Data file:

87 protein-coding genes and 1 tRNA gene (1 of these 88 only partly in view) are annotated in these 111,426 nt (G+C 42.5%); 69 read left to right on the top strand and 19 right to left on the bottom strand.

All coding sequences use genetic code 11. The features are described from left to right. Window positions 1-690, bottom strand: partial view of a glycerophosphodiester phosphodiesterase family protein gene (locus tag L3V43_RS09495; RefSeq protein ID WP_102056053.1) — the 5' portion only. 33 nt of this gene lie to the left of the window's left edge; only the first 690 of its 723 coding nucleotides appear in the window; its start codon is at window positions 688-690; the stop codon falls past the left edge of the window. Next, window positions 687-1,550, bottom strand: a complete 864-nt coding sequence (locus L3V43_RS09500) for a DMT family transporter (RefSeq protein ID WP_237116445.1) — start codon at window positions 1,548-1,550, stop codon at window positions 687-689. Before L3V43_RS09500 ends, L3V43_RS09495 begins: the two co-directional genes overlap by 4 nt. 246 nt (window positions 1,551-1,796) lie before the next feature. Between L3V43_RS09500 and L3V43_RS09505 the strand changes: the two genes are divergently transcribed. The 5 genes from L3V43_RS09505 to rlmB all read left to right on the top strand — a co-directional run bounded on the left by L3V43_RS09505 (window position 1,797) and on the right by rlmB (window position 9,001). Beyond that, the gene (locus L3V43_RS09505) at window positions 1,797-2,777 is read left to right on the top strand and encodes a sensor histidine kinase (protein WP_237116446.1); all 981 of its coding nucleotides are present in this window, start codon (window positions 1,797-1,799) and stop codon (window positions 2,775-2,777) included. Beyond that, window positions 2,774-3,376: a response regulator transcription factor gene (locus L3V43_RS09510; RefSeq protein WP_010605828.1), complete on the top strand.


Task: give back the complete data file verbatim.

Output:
87 protein-coding genes and 1 tRNA gene (1 of these 88 only partly in view) are annotated in these 111,426 nt (G+C 42.5%); 69 read left to right on the top strand and 19 right to left on the bottom strand.

All coding sequences use genetic code 11. The features are described from left to right. Window positions 1-690, bottom strand: partial view of a glycerophosphodiester phosphodiesterase family protein gene (locus tag L3V43_RS09495; RefSeq protein ID WP_102056053.1) — the 5' portion only. 33 nt of this gene lie to the left of the window's left edge; only the first 690 of its 723 coding nucleotides appear in the window; its start codon is at window positions 688-690; the stop codon falls past the left edge of the window. Next, window positions 687-1,550, bottom strand: a complete 864-nt coding sequence (locus L3V43_RS09500) for a DMT family transporter (RefSeq protein ID WP_237116445.1) — start codon at window positions 1,548-1,550, stop codon at window positions 687-689. Before L3V43_RS09500 ends, L3V43_RS09495 begins: the two co-directional genes overlap by 4 nt. 246 nt (window positions 1,551-1,796) lie before the next feature. Between L3V43_RS09500 and L3V43_RS09505 the strand changes: the two genes are divergently transcribed. The 5 genes from L3V43_RS09505 to rlmB all read left to right on the top strand — a co-directional run bounded on the left by L3V43_RS09505 (window position 1,797) and on the right by rlmB (window position 9,001). Beyond that, the gene (locus L3V43_RS09505) at window positions 1,797-2,777 is read left to right on the top strand and encodes a sensor histidine kinase (protein WP_237116446.1); all 981 of its coding nucleotides are present in this window, start codon (window positions 1,797-1,799) and stop codon (window positions 2,775-2,777) included. Beyond that, window positions 2,774-3,376: a response regulator transcription factor gene (locus L3V43_RS09510; RefSeq protein WP_010605828.1), complete on the top strand.